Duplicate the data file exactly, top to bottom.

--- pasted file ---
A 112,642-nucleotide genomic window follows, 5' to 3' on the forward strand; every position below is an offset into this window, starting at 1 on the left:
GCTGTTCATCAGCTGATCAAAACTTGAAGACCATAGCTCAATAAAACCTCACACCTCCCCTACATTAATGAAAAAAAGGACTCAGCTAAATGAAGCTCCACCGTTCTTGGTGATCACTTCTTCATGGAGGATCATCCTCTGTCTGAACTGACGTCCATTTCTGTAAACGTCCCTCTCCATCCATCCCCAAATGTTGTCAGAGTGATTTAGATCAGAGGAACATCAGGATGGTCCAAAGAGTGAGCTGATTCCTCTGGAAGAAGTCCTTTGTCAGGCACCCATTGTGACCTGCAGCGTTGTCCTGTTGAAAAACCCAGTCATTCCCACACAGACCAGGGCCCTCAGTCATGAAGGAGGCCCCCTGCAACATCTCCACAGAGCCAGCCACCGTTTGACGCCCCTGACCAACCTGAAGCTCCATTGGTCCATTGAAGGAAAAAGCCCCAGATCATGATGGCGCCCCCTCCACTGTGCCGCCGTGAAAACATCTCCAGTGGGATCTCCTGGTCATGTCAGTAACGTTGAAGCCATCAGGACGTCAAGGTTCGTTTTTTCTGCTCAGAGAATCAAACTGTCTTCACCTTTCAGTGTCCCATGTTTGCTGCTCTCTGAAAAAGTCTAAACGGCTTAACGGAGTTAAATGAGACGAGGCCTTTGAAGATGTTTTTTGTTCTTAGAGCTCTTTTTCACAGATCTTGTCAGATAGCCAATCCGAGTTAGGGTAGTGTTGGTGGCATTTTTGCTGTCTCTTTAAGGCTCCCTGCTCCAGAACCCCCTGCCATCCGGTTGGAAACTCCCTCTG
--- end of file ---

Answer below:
A 112,642-nucleotide genomic window follows, 5' to 3' on the forward strand; every position below is an offset into this window, starting at 1 on the left:
GCTGTTCATCAGCTGATCAAAACTTGAAGACCATAGCTCAATAAAACCTCACACCTCCCCTACATTAATGAAAAAAAGGACTCAGCTAAATGAAGCTCCACCGTTCTTGGTGATCACTTCTTCATGGAGGATCATCCTCTGTCTGAACTGACGTCCATTTCTGTAAACGTCCCTCTCCATCCATCCCCAAATGTTGTCAGAGTGATTTAGATCAGAGGAACATCAGGATGGTCCAAAGAGTGAGCTGATTCCTCTGGAAGAAGTCCTTTGTCAGGCACCCATTGTGACCTGCAGCGTTGTCCTGTTGAAAAACCCAGTCATTCCCACACAGACCAGGGCCCTCAGTCATGAAGGAGGCCCCCTGCAACATCTCCACAGAGCCAGCCACCGTTTGACGCCCCTGACCAACCTGAAGCTCCATTGGTCCATTGAAGGAAAAAGCCCCAGATCATGATGGCGCCCCCTCCACTGTGCCGCCGTGAAAACATCTCCAGTGGGATCTCCTGGTCATGTCAGTAACGTTGAAGCCATCAGGACGTCAAGGTTCGTTTTTTCTGCTCAGAGAATCAAACTGTCTTCACCTTTCAGTGTCCCATGTTTGCTGCTCTCTGAAAAAGTCTAAACGGCTTAACGGAGTTAAATGAGACGAGGCCTTTGAAGATGTTTTTTGTTCTTAGAGCTCTTTTTCACAGATCTTGTCAGATAGCCAATCCGAGTTAGGGTAGTGTTGGTGGCATTTTTGCTGTCTCTTTAAGGCTCCCTGCTCCAGAACCCCCTGCCATCCGGTTGGAAACTCCCTCTG